Monday, August 24, 2009

White mould can be one devastating soybean disease.And it all starts as just a small spore thats released from these inverted appearing mushrooms on the soil surface.As the black sclerotinia seed from a previous soybean crop germinate they produce these inverted mushroom like structures at the soil surface.At just the right time these fruiting bodies release large numbers of ascopores into the soybean canopy.If a spore lands on a wet dying petal that remains moist for 2-3 days the infection process is on its way.( Photo - Courtesy of the Pioneer Agronomic Photo Library - DesMoine,Iowa )
Once the thread like infection strand has penetrated within the stalk the growth of white mould mycelia begin their process of shutting down the plants phloem and xylem network ( in other words they block off the plants water and nutrient plumbing devices that feed the upper plants leaves )The end result is a wilting death to the upper leaves.
Once infection has occurred at a flowering node the white cottony mycelial growth will begin both its downward and upward ascent of the plants stem.
It doesn't take long for the mycelial threads to develop black fruiting bodies called sclerotinia.
These seed like structures( sometimes referred to as rat turds by farmers )can be already seen formed in the above photo.( Double click on the shot and you should be able to detect several )
As growth progresses white mould can spread quite profusely throughout the canopy as seen by the amount of stem infection these plants display.
Yield losses from severe white mould ( 50% plant infection can approach 15 - 20 bu / acre )All companies are well aware of what white moulds potentially devastating impact can be. Research is being conducted in several arenas to help overcome it.
In the meantime if a grower is seriously plaqued with WHITE MOULD all he can do is follow these helpful suggestions.1) Do not over fertilize a field either with commercial nutrients or manure.Excess foliage growth and leaning soybeans can lead to more white mould development because of more humid and darker shaded canopies 2)Select above average white mould tolerant narrow line soybean varieties with exceptional standability to avoid early season lodging 3)If posssible grow strong yielding but earlier maturity soybean lines for your geography.Earlier maturing varieties will not grow as big and lush by the time they flower and so they can often avoid white mould infection because of greater air movement and sunlight penetration into the lower canopy.4)If possible consider widening your row spacing and reducing your seeding rate.Soybeans should always be seeded according to their seed size.If you are planting a small seeded variety you may be dropping too high a plant population.Consider moving to a 20 inch or wider row spacing and dropping only 150,000 seeds per acre.6)You might consider using atrazine in your corn crop prior to rotating to soybeans.There is some evidence to indicate that the L-isomer of atrazine controls a percentage of the germinating sclerotinia and 7)You might want to consider cultivating wide row soybeans.There is evidence to show that when cultivation is done when sclerotinia are germinating a percentage can be controlled through soil disturbance.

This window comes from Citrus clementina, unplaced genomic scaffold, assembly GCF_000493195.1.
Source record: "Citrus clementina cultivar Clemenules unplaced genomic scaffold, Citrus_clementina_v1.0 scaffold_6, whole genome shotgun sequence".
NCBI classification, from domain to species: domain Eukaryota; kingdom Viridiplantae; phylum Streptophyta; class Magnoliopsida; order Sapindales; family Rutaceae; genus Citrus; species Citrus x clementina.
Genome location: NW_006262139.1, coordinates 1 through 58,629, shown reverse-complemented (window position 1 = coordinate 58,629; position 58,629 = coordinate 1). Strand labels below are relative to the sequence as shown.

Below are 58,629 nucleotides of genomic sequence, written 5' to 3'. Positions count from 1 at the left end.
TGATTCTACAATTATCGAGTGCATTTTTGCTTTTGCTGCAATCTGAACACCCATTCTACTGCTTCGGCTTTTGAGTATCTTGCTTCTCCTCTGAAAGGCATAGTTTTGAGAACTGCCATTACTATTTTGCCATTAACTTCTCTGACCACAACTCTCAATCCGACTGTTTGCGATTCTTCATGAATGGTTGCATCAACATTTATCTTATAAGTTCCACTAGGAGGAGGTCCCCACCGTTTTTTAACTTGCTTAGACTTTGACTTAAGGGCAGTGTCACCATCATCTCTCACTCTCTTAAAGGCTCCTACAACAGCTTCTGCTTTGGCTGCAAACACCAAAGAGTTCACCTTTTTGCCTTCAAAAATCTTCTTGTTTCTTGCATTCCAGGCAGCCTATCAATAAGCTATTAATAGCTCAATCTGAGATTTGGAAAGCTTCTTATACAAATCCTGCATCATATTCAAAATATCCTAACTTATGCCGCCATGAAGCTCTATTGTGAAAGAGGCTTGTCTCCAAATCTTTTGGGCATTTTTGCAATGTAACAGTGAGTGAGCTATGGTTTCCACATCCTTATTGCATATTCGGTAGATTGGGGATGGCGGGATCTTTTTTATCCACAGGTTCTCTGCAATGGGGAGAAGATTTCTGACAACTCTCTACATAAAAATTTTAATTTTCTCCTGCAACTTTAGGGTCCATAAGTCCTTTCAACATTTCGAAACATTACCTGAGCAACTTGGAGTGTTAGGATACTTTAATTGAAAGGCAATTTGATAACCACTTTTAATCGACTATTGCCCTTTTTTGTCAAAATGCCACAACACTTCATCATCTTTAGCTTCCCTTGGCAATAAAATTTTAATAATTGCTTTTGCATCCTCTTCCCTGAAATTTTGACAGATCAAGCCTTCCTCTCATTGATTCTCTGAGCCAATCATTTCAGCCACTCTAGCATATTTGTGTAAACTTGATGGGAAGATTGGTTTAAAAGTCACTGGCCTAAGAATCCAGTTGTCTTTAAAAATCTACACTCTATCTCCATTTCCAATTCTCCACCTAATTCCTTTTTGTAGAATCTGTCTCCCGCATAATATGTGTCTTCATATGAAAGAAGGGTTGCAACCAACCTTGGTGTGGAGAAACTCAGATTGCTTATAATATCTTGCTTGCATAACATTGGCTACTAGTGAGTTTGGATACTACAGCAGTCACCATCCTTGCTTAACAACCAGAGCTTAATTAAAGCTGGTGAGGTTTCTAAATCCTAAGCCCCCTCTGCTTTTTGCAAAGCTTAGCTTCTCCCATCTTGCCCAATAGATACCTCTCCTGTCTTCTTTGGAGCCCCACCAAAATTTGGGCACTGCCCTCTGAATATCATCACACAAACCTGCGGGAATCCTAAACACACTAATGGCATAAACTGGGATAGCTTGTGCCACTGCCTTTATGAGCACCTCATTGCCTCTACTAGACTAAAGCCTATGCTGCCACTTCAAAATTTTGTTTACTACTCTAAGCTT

Bottom line is that we will inevitably see some white mould show up in soybeans when we experience lush moist growthy years.
When its all said and done I don't mind seeing some white mould in a soybean canopy.When you see white mould its making a statement that growth has been strong and lush and that yields are likely going to be favourable due to better pod set and larger seed sizing.It reminds me of the grower who once called me to come look at his mouldy soybean crop.After examining the field for an hour or so I left him telling him that I'd have to get back to him to see how they were going to yield.His reply was that a he couldn't afford to grow a soybean that moulded like the one he had planted.I just said that we'd have to wait and see.A call came back to me about a month later.It was the same farmer.He said he'd called because he wanted me to know just how the field had turned out.I replied with, " well,whats the verdict " His comeback was that as much as he'd once stated that he couldn't afford to grow the variety, he now indicated that with what it had yielded he couldn't afford not to grow it.The moral of the story is that we probably shouldn't be too quick to judge how things will turn out when it comes to white mould.They sometimes aren't near as bad as we think.

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